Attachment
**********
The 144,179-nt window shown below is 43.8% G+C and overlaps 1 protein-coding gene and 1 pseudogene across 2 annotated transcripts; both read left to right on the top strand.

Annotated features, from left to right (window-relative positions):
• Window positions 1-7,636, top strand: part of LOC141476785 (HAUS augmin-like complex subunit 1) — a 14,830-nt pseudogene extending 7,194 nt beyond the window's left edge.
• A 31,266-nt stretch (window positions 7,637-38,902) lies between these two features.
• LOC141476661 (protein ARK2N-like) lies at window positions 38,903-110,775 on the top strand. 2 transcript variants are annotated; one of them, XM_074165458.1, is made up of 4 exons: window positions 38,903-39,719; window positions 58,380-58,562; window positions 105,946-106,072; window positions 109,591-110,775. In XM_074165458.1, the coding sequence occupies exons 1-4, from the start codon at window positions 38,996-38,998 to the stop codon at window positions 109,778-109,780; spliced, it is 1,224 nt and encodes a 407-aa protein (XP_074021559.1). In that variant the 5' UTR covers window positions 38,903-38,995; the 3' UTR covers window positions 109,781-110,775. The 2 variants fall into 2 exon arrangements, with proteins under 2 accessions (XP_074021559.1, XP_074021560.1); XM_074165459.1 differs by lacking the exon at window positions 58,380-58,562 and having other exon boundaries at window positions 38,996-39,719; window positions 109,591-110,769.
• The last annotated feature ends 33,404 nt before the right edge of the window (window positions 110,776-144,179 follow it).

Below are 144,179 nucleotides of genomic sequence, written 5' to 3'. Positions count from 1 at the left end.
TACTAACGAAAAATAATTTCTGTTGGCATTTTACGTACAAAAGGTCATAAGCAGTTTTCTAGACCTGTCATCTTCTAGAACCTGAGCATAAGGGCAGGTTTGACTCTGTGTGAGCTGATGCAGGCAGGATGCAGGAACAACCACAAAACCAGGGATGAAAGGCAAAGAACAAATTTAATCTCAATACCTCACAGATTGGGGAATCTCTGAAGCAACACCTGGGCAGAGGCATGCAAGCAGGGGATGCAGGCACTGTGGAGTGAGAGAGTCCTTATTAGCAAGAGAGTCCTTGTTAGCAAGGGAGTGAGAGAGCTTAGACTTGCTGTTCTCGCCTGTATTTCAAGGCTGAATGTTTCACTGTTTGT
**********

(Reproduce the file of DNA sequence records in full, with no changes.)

The 144,179-nt window shown below is 43.8% G+C and overlaps 1 protein-coding gene and 1 pseudogene across 2 annotated transcripts; both read left to right on the top strand.

Annotated features, from left to right (window-relative positions):
• Window positions 1-7,636, top strand: part of LOC141476785 (HAUS augmin-like complex subunit 1) — a 14,830-nt pseudogene extending 7,194 nt beyond the window's left edge.
• A 31,266-nt stretch (window positions 7,637-38,902) lies between these two features.
• LOC141476661 (protein ARK2N-like) lies at window positions 38,903-110,775 on the top strand. 2 transcript variants are annotated; one of them, XM_074165458.1, is made up of 4 exons: window positions 38,903-39,719; window positions 58,380-58,562; window positions 105,946-106,072; window positions 109,591-110,775. In XM_074165458.1, the coding sequence occupies exons 1-4, from the start codon at window positions 38,996-38,998 to the stop codon at window positions 109,778-109,780; spliced, it is 1,224 nt and encodes a 407-aa protein (XP_074021559.1). In that variant the 5' UTR covers window positions 38,903-38,995; the 3' UTR covers window positions 109,781-110,775. The 2 variants fall into 2 exon arrangements, with proteins under 2 accessions (XP_074021559.1, XP_074021560.1); XM_074165459.1 differs by lacking the exon at window positions 58,380-58,562 and having other exon boundaries at window positions 38,996-39,719; window positions 109,591-110,769.
• The last annotated feature ends 33,404 nt before the right edge of the window (window positions 110,776-144,179 follow it).

Below are 144,179 nucleotides of genomic sequence, written 5' to 3'. Positions count from 1 at the left end.
TACTAACGAAAAATAATTTCTGTTGGCATTTTACGTACAAAAGGTCATAAGCAGTTTTCTAGACCTGTCATCTTCTAGAACCTGAGCATAAGGGCAGGTTTGACTCTGTGTGAGCTGATGCAGGCAGGATGCAGGAACAACCACAAAACCAGGGATGAAAGGCAAAGAACAAATTTAATCTCAATACCTCACAGATTGGGGAATCTCTGAAGCAACACCTGGGCAGAGGCATGCAAGCAGGGGATGCAGGCACTGTGGAGTGAGAGAGTCCTTATTAGCAAGAGAGTCCTTGTTAGCAAGGGAGTGAGAGAGCTTAGACTTGCTGTTCTCGCCTGTATTTCAAGGCTGAATGTTTCACTGTTTGT